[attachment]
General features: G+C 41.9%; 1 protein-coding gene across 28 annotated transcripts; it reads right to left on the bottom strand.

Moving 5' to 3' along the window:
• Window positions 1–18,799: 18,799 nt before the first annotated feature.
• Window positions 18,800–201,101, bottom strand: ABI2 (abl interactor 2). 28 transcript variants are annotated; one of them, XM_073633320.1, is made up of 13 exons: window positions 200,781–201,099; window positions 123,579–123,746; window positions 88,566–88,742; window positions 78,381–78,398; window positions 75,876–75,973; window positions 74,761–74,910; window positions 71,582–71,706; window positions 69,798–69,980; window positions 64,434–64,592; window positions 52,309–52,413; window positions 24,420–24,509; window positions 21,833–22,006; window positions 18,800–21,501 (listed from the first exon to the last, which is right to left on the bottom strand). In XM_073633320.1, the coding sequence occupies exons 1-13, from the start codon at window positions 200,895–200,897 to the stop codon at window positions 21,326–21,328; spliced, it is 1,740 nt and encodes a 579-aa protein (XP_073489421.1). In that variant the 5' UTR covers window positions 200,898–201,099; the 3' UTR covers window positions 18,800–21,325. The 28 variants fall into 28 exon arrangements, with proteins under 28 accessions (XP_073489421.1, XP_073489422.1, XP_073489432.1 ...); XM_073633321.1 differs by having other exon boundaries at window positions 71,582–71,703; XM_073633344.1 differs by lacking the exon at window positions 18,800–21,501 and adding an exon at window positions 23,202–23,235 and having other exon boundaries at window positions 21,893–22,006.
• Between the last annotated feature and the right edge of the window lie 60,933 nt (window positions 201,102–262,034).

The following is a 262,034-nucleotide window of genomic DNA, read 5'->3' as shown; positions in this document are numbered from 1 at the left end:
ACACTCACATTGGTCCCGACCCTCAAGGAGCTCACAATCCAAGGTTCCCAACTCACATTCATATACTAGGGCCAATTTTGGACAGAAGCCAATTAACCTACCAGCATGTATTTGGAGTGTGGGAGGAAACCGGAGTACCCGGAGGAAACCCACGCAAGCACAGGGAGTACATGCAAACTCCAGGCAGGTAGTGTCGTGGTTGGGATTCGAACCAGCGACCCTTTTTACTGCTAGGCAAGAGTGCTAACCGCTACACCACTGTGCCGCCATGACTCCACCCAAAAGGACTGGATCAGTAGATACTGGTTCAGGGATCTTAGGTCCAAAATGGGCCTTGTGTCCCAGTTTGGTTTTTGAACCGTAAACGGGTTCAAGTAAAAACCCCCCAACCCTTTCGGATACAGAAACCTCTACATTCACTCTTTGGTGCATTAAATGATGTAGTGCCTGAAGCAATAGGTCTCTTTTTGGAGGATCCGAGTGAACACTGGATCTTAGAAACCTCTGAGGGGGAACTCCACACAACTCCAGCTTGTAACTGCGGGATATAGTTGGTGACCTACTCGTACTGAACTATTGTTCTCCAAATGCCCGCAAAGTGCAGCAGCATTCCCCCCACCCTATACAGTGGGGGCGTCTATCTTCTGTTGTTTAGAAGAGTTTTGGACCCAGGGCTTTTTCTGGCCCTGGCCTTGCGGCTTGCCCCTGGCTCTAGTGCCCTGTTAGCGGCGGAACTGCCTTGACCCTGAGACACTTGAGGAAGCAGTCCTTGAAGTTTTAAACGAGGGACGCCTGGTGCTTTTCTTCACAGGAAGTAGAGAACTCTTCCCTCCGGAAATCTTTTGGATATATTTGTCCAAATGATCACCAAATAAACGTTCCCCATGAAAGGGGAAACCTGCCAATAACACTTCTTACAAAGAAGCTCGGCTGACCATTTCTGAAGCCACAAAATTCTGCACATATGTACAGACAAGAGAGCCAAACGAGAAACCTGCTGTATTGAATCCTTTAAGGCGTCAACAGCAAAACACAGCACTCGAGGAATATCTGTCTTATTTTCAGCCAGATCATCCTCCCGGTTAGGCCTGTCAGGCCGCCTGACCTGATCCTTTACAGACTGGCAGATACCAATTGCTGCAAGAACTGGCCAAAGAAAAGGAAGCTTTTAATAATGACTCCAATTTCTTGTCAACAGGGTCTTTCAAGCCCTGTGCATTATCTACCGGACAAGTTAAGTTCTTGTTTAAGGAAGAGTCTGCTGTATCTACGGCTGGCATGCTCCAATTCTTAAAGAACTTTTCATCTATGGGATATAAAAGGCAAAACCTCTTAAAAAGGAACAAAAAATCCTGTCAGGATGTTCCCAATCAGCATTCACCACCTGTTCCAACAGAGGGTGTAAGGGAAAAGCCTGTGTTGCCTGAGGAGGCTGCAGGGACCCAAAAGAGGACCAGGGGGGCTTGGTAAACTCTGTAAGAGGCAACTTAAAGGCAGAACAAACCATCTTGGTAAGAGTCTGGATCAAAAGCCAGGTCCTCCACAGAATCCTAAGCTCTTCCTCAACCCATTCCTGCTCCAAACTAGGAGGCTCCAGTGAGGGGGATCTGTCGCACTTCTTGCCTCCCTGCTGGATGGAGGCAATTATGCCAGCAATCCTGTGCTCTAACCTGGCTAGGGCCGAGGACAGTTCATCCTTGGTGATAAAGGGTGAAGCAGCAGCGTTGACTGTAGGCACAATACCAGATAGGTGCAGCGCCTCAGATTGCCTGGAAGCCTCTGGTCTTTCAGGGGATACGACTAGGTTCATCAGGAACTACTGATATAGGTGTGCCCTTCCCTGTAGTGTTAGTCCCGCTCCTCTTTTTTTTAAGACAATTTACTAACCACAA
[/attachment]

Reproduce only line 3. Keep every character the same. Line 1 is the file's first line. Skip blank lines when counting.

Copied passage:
• Window positions 1–18,799: 18,799 nt before the first annotated feature.